Romeo and Juliet's Deaths

Romeo and Juliet's Deaths

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Romeo and Juliet's Deaths

Right from the first page in the book, it becomes apparent that this
story will end badly. The two families 'ancient grudge' is the first
insight of many under-lying occurrences, each one having a fundamental
influence on the end result. Blame is a strong word of accusation that
can only be used once a thorough understanding of events has been
established. Hence, to blame only Romeo and Juliet would be biased, as
they alone cannot be held responsible. There are many other factors,
which may be blamed for the tragedy that separately have little
consequence. It is only when these factors are combined, that such an
outcome can be achieved.

The prologue describes Romeo and Juliet as 'a pair of star-crossed
lovers,' as though the stars had already mapped out their fates. Fate
is signalled throughout the play by an intricate series of
premonitions. These premonitions give a clear foresight of the deaths
of Romeo and Juliet. In Act 2, Friar Lawrence says, "These violent
delights have violent ends, and in their triumph die." This is a clear
description of the fate of Romeo and Juliet. A little later in the
play, Juliet says, "Methinks I see thee, now thou art so low, as one
dead in the bottom of a tomb." This foreshadows that Juliet will find
Romeo dead in a tomb. To further accentuate this premonition, Romeo
says, "I dreamt my lady came and found me dead." It is obvious that
Shakespeare did not intend to hide these premonitions in the lines
that spoke them, and thus the reason why they give a clear foresight
towards the fate of Romeo and Juliet. One extremely coincidental point
in the play is when Capulet sends the servant who cannot read to
invite people to his party. Out of all the citizens in Verona, the
servant happens to bump into Romeo first and asks him to read the
invitation. This is how Romeo discovers about the Capulet ball, and it
is at this party that Romeo and Juliet fall in love.

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Fate seemed to
control their lives and force them together, becoming the ultimate
controlling power.

Each of these aspects of fate play an important role leading to the
story's conclusion, but without the actions of other characters, their
contribution would be meaningless. The well-meaning Friar for example.
He disregarded all sense and agreed to the couple's marriage in a last
bid for peace. His actions may have been with good intentions, but
ultimately had he used common sense and said no to begin with, the
tragedy may have never occurred. It is arguable however, the amount of
blame that can be placed on this decision, for if Romeo and Juliet
felt that strongly it is without doubt that they would have explored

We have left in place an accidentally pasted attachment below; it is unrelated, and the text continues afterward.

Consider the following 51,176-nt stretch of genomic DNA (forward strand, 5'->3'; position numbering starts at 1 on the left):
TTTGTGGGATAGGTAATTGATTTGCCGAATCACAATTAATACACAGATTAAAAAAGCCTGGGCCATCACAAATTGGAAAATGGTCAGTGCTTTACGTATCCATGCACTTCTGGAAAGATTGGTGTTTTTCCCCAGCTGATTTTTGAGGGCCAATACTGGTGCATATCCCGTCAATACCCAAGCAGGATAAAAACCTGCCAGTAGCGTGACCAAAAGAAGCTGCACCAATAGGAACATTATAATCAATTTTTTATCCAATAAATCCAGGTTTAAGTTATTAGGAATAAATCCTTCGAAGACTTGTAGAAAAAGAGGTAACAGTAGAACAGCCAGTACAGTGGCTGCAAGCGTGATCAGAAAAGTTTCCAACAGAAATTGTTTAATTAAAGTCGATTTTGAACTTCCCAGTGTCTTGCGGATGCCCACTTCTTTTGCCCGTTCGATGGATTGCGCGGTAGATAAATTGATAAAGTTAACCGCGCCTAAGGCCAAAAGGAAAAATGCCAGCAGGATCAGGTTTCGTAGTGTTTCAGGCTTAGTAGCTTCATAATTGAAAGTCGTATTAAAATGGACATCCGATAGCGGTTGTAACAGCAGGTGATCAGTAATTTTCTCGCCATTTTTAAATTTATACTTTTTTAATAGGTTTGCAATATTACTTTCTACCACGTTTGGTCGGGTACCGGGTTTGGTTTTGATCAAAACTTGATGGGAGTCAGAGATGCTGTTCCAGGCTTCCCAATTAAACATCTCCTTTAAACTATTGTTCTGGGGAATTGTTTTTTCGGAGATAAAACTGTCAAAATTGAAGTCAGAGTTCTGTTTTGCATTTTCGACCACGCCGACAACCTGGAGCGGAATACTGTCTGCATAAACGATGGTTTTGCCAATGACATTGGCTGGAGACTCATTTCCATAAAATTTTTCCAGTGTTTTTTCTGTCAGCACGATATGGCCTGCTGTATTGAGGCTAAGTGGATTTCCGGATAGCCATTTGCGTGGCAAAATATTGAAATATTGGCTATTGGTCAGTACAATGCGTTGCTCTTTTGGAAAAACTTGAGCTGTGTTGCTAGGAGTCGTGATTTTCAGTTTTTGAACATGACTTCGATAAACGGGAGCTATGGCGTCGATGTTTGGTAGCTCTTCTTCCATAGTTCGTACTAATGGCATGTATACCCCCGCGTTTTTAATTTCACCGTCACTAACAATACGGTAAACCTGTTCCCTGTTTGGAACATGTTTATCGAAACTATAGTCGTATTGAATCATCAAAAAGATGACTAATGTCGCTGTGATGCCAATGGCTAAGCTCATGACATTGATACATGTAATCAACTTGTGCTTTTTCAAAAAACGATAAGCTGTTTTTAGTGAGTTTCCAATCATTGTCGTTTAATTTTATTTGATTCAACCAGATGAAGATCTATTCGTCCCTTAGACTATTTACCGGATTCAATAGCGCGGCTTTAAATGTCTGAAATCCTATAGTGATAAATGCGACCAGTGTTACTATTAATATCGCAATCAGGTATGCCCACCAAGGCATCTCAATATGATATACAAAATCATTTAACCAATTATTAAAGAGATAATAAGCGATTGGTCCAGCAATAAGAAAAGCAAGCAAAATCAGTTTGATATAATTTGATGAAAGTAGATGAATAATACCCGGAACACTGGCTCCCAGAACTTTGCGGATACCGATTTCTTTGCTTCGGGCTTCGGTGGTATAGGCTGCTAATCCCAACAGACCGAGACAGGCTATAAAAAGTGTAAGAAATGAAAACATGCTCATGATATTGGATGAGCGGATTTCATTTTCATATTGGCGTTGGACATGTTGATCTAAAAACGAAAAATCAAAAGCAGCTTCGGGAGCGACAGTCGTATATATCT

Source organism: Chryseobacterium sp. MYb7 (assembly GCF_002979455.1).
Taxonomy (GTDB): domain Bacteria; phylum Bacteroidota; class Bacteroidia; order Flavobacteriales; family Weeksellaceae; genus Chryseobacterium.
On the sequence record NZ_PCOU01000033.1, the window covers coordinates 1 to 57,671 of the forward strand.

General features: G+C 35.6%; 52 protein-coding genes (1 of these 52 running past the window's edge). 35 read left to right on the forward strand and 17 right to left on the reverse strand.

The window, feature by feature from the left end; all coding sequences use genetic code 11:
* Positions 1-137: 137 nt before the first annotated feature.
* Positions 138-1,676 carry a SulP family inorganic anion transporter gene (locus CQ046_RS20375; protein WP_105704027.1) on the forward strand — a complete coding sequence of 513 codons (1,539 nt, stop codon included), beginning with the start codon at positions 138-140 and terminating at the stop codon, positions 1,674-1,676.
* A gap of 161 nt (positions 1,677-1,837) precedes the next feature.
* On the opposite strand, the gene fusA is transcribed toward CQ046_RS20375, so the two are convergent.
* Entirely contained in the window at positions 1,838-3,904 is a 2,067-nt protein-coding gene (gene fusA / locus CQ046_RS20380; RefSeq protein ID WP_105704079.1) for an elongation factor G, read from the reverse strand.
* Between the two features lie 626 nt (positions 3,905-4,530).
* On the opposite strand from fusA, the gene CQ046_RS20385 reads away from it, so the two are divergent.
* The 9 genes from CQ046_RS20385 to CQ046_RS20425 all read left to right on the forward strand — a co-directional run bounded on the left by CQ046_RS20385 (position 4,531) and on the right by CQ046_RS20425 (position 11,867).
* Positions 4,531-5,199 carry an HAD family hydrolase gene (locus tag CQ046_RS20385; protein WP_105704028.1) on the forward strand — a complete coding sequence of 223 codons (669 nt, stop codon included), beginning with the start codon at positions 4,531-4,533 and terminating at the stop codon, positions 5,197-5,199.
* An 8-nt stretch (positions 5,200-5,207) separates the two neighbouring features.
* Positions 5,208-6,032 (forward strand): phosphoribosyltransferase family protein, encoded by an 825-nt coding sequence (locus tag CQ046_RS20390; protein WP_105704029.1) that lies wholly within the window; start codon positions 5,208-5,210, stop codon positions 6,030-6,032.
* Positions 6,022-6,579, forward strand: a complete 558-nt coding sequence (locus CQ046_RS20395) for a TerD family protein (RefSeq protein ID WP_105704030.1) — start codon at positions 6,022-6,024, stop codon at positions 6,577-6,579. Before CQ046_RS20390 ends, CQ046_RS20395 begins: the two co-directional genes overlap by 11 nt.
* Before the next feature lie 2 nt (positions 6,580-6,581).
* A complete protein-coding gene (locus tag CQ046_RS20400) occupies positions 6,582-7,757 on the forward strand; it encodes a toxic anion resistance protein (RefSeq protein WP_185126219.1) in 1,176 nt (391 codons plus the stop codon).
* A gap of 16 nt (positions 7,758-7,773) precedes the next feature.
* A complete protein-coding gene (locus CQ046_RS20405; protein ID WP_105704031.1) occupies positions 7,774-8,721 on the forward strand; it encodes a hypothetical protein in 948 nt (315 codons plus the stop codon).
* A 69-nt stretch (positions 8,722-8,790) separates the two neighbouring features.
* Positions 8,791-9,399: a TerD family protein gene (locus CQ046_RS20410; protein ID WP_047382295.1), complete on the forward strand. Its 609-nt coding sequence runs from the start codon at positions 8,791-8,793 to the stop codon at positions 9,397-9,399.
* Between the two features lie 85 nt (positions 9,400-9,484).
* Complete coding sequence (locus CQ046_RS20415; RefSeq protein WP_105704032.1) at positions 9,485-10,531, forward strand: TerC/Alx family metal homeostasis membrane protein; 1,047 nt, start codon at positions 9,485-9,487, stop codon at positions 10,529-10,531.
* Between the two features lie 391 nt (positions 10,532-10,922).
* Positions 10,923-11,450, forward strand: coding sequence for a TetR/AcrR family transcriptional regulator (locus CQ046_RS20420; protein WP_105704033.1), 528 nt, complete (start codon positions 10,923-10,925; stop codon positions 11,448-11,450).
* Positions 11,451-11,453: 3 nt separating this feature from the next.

other alternatives. Either way, it is the Friar's actions from this
point forward that really condemn him. Knowing of the dangers
involved, he presents Juliet with a potion and continues to describe
its effects.

Romeo and Juliet were caught in a family vendetta not of their own
making, along with it came many ties. They were provoked by the
actions of their own families, which led them to their eventual
deaths. Lady Capulet and her husband were so sure their tradition of
arranged marriage was the correct choice, yet it only drove Juliet
further away. Capulet was forceful and demanding in his words, 'Hang
thee, young baggage, disobedient wretch!... get thee to church a
Thursday or never after look me in the face.' It becomes clear at this
point that the Capulets care more about their traditions then they do
their own daughter. Juliet was only a teenager consequently, the more
her family demanded marriage of her, the more she repelled. As their
families pushed them away, both Romeo and Juliet sought comfort in
each other.

Upon discovering they were enemies, Romeo and Juliet were both aware
that their love was forbidden. Juliet shows this when she says,
'Prodigious birth of love it is to me that I must love a loathed
enemy.' Likewise, Romeo says, 'Is she a Capulet? O dear account.' Yet,
they still chose pursue the relationship. Love is often considered an
impulsive emotion and Romeo, being an impulsive person acted upon his
instant feelings and sought Juliet at her balcony. An example of
Romeo's impulsiveness was when he chased and killed Tybalt, in avenge
for Mecrutio's death. Juliet also promoted the relationship and it was
originally her idea for the two to wed. They deliberately disobeyed
their parents, got themselves in strife and relied on the Friar to
save them. Romeo and Juliet give us an image of the gloriously exulted
state of loving and being loved that subsumes all other
considerations. For them it ends in death because they cannot have
they love they want.

With all aspects taken into account, Romeo and Juliet retained only a
small amount of the blame. Condemning the lovers' right from the very
beginning, fate plays a role all the way through. Considering the time
the play was written in, fate was obviously thought to be very
important in life.
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